Top industry targets for tech-savvy start-ups

Published 05 June 2012 10:55, Updated 07 June 2012 09:49

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Look around. You may not notice it but there’s billions of dollars worth of opportunity. Where you see a customer in pain, there’s opportunity. Where you see inefficiency, there’s opportunity. Where you see someone with a job description that can be described by an algorithm, there’s opportunity.

Humans are inefficient, expensive, error prone and unreliable. Replace someone with a few lines of code and a business can become efficient – and global. There’s a remarkable number of jobs that can be replaced with software or a website. All around us industries are being transformed as code replaces humans, bandwidth replaces trucks and bits replace dead trees.

These new internet businesses are bringing astronomical wealth to the entrepreneurs. There’s not many industries that can make a 28-year-old $15 billion in eight years.

Life is generally inefficient. Facebook made it easier to stay in contact with your friends (and for marketers to target advertising); Amazon made it easier to buy things; eBay made it easier to sell things. Solve life’s inefficiencies and there’s opportunity. Make the solution disruptive – 10 times better – and you can make a great business out of it.

To get you going, here’s some industries I would like to see disrupted. Businesses that annoy me, that are painful and inefficient and that I would like to see remapped by tech-savvy upstarts.

What on earth do real estate agents do? Talk about an archaic, inefficient industry. We have all these little shops occupying the most expensive real estate in every single suburb, housing people whose sole purpose it seems is to fetch some keys and open the front door of a place to let you take a look. And there won’t just be one of them, there will be a strip of five agents in a row, smack bang in the best location in town. Do they find buyers and tenants for your property?

No, nowadays 80 per cent of leads come from Domain.com.au and Realestate.com.au. Do they really think that putting their mugs on advertisements really brings in a better price? Surely, it’s possible to sell a house or rent a property over the internet. Surely you can do a rental inspection and organise a plumber the same way. This is an industry just waiting to be decimated.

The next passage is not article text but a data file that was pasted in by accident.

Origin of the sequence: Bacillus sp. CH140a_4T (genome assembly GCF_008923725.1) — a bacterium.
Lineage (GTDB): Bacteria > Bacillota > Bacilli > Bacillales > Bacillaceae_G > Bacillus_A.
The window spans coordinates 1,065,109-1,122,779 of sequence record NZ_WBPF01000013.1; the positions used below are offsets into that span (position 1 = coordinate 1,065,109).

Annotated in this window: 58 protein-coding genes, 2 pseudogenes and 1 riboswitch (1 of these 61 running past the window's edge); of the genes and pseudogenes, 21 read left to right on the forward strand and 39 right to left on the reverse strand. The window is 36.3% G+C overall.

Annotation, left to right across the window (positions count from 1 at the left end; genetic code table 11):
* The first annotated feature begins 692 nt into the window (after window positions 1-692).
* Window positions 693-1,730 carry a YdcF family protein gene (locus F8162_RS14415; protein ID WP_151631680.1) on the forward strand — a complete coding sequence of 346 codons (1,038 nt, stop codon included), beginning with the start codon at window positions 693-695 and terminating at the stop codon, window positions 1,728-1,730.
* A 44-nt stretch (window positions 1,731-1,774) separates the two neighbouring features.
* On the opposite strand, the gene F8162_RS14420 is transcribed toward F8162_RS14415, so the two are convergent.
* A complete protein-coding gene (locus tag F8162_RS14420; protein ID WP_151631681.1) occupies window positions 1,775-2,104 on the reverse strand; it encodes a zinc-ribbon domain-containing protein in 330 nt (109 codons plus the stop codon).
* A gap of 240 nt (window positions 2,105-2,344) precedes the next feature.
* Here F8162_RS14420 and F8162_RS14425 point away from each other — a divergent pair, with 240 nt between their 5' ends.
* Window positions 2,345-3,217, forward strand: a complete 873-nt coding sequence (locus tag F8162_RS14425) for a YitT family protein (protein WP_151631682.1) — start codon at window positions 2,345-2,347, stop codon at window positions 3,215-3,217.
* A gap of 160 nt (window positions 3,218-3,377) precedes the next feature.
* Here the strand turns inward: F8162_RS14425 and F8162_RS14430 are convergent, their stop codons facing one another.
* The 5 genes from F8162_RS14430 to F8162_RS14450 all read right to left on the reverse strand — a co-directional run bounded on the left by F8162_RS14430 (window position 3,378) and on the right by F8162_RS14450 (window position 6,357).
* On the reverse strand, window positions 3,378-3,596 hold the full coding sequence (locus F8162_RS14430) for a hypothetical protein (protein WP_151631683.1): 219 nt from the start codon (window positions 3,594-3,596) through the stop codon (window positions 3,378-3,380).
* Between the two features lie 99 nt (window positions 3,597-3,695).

Just think of all that high-end rental property that will be unlocked when this industry disrupts. (Disclaimer: I’m chairman of a company, Leasate, that’s going to do just this).

The recruiting industry has been hacked at a bit over the years but there’s still a huge way to go before it’s efficient. How on earth can a recruiter justify charging 15 per cent of the first year’s salary to rummage through a database of old CVs, make a few phone calls and line up a meeting? Really?

LinkedIn and Seek are a start but there’s a multi-billion dollar opportunity still to come disrupting this industry. Seek needs a bit of a competition. It manages to charge $250-$500 to post a couple of paragraphs on its website. The marginal cost for Seek to provide this service is zero. That’s a big mark-up.

Don’t get me started on the legal world. I’ve paid more for corporate lawyers than the GDP of some kingdoms in Africa. In the tech industry, lawyers manage to charge $40,000 just to draft the documents for venture financing. Why? We know they just go to the main file server and pluck out a template.

The space is crying out for a TemplateMonster.com to replace $10,000 of “$525 per hour legal services” with a $99 smart online template.

Accountants. For me, it involves rummaging through my old mail (printed on dead trees) and dumping a shoe box of statements and receipts (printed on dead trees) at the accountant’s office. For three figures an hour, they perform data entry, sorting and filtering algorithm on the dead trees. There’s got to be a better way.

I love Find My iPhone. Now can someone please make Find My Keys or Find My Wallet? Why do we need to carry a wallet? Why do I have to carry bits of plastic around with me to function in society? Keys? I have to carry hunks of metal with squiggly lines carved into them to get into places? Really?

Want a more ideas? Go to Craigslist or eBay – pick off a vertical and do it better. My company, Freelancer.com, took freelance jobs. OkCupid took dating. Airbnb took holiday rentals. Etsy took craft. There’s hundreds more.

Matt Barrie is founder and CEO of Freelancer.com, a global outsourcing website connecting more than 3.6 million professionals worldwide.

Next week: Virgin Group founder Richard Branson

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